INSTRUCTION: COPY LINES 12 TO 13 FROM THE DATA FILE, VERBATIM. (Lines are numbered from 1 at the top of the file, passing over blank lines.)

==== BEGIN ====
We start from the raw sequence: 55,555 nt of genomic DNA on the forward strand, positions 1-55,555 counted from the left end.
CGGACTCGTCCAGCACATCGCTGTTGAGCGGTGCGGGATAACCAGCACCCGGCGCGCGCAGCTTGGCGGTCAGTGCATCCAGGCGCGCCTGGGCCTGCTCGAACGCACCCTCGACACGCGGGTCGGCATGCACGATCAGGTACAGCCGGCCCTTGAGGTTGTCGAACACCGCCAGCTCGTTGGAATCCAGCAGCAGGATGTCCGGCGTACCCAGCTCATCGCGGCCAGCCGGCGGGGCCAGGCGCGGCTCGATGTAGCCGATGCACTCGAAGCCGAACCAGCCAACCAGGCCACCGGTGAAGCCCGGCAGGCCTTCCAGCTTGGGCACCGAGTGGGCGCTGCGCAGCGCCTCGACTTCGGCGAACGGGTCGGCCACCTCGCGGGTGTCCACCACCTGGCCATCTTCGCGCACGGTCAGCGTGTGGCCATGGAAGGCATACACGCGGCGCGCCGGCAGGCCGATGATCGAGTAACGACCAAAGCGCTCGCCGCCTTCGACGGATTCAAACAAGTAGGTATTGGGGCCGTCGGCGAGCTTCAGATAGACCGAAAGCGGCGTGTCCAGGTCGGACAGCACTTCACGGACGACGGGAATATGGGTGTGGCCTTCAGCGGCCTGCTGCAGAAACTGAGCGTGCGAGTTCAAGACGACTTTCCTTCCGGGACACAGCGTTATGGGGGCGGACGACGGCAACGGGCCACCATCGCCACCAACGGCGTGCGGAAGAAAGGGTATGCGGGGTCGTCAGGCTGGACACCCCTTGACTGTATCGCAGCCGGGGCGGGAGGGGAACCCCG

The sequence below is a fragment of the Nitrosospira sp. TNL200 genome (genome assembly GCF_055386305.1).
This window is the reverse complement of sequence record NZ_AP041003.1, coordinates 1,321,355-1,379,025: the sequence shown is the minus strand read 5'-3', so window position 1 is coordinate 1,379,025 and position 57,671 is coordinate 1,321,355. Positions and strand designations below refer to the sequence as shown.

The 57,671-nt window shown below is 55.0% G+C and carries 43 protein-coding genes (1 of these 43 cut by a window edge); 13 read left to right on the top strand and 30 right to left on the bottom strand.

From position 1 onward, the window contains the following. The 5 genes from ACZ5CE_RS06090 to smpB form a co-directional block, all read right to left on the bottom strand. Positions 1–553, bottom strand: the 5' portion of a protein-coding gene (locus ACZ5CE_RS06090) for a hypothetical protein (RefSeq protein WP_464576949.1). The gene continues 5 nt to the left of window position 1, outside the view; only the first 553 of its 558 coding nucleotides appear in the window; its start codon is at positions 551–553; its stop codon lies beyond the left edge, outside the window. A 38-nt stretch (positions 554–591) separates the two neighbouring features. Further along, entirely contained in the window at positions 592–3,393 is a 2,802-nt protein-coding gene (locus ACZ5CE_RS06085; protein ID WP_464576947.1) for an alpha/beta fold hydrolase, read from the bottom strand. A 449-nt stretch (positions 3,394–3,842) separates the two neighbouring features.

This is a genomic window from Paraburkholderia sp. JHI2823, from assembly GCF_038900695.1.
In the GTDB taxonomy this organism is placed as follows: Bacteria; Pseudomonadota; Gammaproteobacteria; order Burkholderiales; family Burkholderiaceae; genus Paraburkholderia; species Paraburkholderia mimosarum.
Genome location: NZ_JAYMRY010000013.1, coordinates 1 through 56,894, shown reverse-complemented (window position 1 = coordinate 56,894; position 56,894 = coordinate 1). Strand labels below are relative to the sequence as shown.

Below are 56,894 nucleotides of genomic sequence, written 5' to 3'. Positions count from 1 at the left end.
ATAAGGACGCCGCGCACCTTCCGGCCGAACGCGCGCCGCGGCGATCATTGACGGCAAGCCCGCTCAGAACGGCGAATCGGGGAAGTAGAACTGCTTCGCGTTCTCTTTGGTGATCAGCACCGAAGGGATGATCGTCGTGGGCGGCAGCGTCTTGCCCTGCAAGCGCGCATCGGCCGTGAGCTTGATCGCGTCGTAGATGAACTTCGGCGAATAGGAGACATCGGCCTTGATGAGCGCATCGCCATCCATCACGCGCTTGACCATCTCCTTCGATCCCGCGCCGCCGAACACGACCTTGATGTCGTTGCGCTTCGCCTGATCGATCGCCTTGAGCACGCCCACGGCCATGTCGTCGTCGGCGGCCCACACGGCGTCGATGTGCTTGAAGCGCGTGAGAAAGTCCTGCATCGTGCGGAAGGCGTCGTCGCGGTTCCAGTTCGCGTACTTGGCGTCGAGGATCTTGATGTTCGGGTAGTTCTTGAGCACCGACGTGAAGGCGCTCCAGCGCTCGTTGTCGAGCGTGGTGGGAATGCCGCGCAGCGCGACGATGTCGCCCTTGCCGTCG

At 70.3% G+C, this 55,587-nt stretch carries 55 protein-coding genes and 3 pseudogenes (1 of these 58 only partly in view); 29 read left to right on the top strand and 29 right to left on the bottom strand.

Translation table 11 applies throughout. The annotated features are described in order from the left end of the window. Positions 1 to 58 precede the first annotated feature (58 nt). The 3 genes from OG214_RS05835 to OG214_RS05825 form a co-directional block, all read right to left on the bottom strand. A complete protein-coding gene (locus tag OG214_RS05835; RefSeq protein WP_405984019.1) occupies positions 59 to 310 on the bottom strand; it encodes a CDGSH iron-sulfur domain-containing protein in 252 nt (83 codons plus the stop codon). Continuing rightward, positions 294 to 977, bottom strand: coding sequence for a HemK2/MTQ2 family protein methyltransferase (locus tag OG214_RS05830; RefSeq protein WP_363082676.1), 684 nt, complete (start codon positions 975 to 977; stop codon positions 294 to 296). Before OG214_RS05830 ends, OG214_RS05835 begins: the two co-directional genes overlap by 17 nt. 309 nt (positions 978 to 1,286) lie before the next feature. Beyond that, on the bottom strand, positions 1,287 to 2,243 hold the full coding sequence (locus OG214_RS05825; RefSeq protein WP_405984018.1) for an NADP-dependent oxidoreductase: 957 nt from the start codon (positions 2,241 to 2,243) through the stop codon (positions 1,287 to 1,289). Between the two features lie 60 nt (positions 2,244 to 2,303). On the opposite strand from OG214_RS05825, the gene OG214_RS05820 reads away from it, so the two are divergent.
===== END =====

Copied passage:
At 70.3% G+C, this 55,587-nt stretch carries 55 protein-coding genes and 3 pseudogenes (1 of these 58 only partly in view); 29 read left to right on the top strand and 29 right to left on the bottom strand.

Translation table 11 applies throughout. The annotated features are described in order from the left end of the window. Positions 1 to 58 precede the first annotated feature (58 nt). The 3 genes from OG214_RS05835 to OG214_RS05825 form a co-directional block, all read right to left on the bottom strand. A complete protein-coding gene (locus tag OG214_RS05835; RefSeq protein WP_405984019.1) occupies positions 59 to 310 on the bottom strand; it encodes a CDGSH iron-sulfur domain-containing protein in 252 nt (83 codons plus the stop codon). Continuing rightward, positions 294 to 977, bottom strand: coding sequence for a HemK2/MTQ2 family protein methyltransferase (locus tag OG214_RS05830; RefSeq protein WP_363082676.1), 684 nt, complete (start codon positions 975 to 977; stop codon positions 294 to 296). Before OG214_RS05830 ends, OG214_RS05835 begins: the two co-directional genes overlap by 17 nt. 309 nt (positions 978 to 1,286) lie before the next feature. Beyond that, on the bottom strand, positions 1,287 to 2,243 hold the full coding sequence (locus OG214_RS05825; RefSeq protein WP_405984018.1) for an NADP-dependent oxidoreductase: 957 nt from the start codon (positions 2,241 to 2,243) through the stop codon (positions 1,287 to 1,289). Between the two features lie 60 nt (positions 2,244 to 2,303). On the opposite strand from OG214_RS05825, the gene OG214_RS05820 reads away from it, so the two are divergent.